Unfortunately I did pay a little bit for my hubris - my recovery miles on Sunday were fine, and I took Monday off, but I developed a very bizarre knee issue during my track workout on Tuesday. I've had a similar issue before but this was it's worst iteration yet - the pain isn't really in my knee joint proper, but more in the back and lateral, kind of around my fibula and popliteus tendon (my guess as to the culprit). It essentially feels like something is getting trapped when I'm in a certain range of knee flexion and it hurts like hell within that range. Outside of the range? A little annoying, but overall OK. I dialed back the miles pretty significantly from Wed-Sat, although by Friday things seemed to have turned the corner. And just in time, because Sunday I had made the silly mistake of signing up for the Amherst 10 miler, known throughout the land as a really, really hard race.

My decision to do this race was part general insanity, part not feeling like doing another long run by myself, part loyalty to my team (while I am certainly not the person GBTC wants to have to score at a Grand Prix race, I am a person who can cross the finish line and therefore am better than not finishing a team), and then cemented by the fact that my friend Taylor was also running. So we set off for Amherst at a delightfully early hour on Sunday morning. Aside from the course of death, this is the type of race I love - so low key, with it's start at the local high school and it's minimal fanfare and the fact that when you look around pretty much everyone you see is some level of serious runner. As a Grand Prix race this year, that serious runner number went up significantly, and definitely explains why running 7:11 pace for a very hilly 10 miler barely even got me into the top 40% of the total field, or the top 1/3 of women!  The weather was pretty nice - a stiff wind for sure, but good temperatures for running - and I ended up going with capris, singlet and armwarmers. I considered shorts but figured given the questionable knee it made more sense to give my legs a little extra TLC.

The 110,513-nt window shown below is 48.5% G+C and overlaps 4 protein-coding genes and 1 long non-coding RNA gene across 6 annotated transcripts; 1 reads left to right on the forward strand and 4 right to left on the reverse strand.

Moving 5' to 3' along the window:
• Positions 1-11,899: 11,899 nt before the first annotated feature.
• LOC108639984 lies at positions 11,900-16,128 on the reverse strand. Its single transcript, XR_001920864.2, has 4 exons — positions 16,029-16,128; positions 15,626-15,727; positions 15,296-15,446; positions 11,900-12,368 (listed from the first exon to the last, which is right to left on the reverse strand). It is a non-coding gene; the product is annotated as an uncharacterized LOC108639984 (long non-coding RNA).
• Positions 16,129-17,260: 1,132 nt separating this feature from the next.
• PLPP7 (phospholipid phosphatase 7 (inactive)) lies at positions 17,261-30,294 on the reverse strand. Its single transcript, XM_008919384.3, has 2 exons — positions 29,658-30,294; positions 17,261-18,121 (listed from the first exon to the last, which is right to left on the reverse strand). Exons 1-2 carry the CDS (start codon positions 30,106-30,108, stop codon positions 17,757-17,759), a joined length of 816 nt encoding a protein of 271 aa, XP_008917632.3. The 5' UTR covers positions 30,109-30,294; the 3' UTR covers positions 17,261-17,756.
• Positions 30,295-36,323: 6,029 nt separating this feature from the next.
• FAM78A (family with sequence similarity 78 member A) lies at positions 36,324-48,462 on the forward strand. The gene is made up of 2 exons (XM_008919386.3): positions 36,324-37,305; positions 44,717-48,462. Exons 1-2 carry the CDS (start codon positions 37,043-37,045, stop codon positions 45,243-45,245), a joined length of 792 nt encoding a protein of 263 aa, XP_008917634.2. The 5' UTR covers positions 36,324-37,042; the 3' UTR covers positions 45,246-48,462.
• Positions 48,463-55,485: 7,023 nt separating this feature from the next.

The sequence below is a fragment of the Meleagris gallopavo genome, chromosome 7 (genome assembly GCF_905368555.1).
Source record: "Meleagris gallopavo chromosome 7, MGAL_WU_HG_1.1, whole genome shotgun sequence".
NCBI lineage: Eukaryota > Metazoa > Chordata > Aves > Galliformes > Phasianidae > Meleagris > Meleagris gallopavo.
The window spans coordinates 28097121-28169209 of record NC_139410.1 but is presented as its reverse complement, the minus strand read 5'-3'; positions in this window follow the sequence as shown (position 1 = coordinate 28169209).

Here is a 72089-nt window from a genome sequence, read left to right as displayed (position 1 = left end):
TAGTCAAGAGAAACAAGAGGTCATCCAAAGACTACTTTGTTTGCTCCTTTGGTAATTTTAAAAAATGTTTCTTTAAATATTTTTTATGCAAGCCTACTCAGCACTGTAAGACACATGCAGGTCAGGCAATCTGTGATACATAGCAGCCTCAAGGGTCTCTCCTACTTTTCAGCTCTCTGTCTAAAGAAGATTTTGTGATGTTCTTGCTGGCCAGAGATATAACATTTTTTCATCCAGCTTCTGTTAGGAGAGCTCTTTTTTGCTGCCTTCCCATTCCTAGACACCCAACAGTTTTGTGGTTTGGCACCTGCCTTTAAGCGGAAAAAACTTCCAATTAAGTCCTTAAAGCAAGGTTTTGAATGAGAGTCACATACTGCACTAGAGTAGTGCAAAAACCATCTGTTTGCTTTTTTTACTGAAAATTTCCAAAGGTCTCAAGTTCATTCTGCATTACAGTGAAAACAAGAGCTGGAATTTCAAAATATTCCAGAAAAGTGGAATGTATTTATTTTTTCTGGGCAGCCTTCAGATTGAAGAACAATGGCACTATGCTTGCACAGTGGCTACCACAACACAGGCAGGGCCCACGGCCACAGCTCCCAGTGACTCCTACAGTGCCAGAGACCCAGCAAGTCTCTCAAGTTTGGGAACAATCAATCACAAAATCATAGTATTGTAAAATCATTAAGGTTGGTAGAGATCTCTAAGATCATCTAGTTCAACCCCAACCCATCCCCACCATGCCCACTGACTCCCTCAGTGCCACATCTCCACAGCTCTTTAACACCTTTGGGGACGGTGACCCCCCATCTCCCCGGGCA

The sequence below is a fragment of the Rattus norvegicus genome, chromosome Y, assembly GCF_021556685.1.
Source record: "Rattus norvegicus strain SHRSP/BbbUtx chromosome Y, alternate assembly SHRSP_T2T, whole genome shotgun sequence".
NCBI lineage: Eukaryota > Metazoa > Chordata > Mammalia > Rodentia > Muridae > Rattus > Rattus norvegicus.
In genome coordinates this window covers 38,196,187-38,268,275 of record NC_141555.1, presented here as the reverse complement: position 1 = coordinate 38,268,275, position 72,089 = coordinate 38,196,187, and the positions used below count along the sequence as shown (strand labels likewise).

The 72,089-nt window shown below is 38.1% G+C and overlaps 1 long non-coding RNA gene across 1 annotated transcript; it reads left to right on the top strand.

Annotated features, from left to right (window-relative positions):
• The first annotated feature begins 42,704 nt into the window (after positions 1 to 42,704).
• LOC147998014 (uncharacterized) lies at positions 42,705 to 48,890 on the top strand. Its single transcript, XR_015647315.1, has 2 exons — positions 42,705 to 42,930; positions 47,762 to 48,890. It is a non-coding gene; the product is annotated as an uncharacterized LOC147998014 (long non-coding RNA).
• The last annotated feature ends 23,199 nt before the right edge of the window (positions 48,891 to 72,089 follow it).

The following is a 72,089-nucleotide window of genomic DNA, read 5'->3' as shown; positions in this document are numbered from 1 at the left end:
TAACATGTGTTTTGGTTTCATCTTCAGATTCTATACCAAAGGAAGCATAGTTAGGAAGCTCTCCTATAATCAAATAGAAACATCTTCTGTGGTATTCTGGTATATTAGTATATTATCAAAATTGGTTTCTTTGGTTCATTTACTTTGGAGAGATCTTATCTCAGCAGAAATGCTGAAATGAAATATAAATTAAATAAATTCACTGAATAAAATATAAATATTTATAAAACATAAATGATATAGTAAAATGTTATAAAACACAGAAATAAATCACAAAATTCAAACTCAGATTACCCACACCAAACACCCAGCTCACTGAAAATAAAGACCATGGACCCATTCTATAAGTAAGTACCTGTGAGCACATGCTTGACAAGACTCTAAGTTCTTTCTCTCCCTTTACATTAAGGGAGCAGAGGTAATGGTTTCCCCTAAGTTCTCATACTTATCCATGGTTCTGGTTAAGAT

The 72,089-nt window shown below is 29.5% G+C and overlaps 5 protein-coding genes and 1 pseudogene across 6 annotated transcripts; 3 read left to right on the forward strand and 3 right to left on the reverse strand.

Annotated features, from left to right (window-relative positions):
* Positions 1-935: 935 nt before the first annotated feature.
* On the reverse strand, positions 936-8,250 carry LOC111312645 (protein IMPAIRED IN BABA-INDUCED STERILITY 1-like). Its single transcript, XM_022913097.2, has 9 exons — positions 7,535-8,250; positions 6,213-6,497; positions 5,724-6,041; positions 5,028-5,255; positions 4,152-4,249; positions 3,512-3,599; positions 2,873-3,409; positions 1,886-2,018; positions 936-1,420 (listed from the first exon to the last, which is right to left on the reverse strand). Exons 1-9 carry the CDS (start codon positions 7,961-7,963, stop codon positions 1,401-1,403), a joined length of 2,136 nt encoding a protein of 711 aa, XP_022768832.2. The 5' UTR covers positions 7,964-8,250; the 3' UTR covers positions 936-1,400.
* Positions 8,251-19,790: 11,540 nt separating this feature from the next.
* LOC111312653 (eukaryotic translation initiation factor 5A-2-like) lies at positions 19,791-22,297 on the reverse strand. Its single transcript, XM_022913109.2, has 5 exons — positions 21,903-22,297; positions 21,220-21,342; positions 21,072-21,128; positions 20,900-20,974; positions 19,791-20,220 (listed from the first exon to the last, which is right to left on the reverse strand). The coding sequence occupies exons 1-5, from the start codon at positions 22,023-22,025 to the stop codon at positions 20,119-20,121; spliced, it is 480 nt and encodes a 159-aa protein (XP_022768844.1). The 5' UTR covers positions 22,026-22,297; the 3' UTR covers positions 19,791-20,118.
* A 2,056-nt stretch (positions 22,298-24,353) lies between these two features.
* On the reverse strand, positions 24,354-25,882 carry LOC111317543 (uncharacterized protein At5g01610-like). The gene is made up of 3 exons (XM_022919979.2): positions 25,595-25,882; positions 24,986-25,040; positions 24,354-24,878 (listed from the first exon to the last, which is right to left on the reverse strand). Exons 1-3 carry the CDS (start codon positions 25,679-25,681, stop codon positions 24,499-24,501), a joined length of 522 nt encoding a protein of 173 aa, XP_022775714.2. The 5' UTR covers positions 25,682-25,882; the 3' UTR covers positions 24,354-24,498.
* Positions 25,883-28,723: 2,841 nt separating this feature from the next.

After doing a quick wardrobe change and scampering around trying to figure out which school our bags were in (the middle school...not to be confused with the identical looking high school a couple of blocks down) we got behind the line just in time for the gun to go off. The first couple of miles were OK. Taylor and I were running together, which was great - our plan was to stick together through 5 miles and then see where we were at, but I had a feeling (which would later be proved correct) that I wasn't going to be able to hang for quite that long on the hills. Mile 1 was 7:06 which was a little slower than I was hoping for, but I also thought it probably paid to be conservative because I knew what was coming. Mile 2 was a 6:52; in hindsight I actually wish I'd gone a little faster there because it was all downhill and I don't think it would have made a difference later. Mile 2 to 2.5 was sort of OK...AND THEN came the worst mile I think I've run in any race ever....
Can you spot the mile that made me want to go cry in a corner?

I don't even know what I can say about this mile. I wanted to fling myself on the side of the road and just give up. At one point I was fairly confident that I was running slower than I could have walked up the hill, and I felt terrible about myself, until I realized that no one was passing me and everyone around me was on the exact same struggle bus as I was. It was AWFUL. Mile 3, which at least started out flat, was a 7:29. Mile 4, which consisted of the culmination of the hill, was 7:55. 7:55!! I can't even tell you the last time I've run a mile that slowly in anything other than a marathon. When I saw that split I went down into a deep dark rabbit hole. Never mind the fact that we just climbed like 400 ft in that mile. I felt terrible, I was mad about my split, and my brain totally went to that place that I'm trying to convince myself to stay out of when I race. Taylor was gone out in front of me and all I could think was "never again. I'm never doing this race again".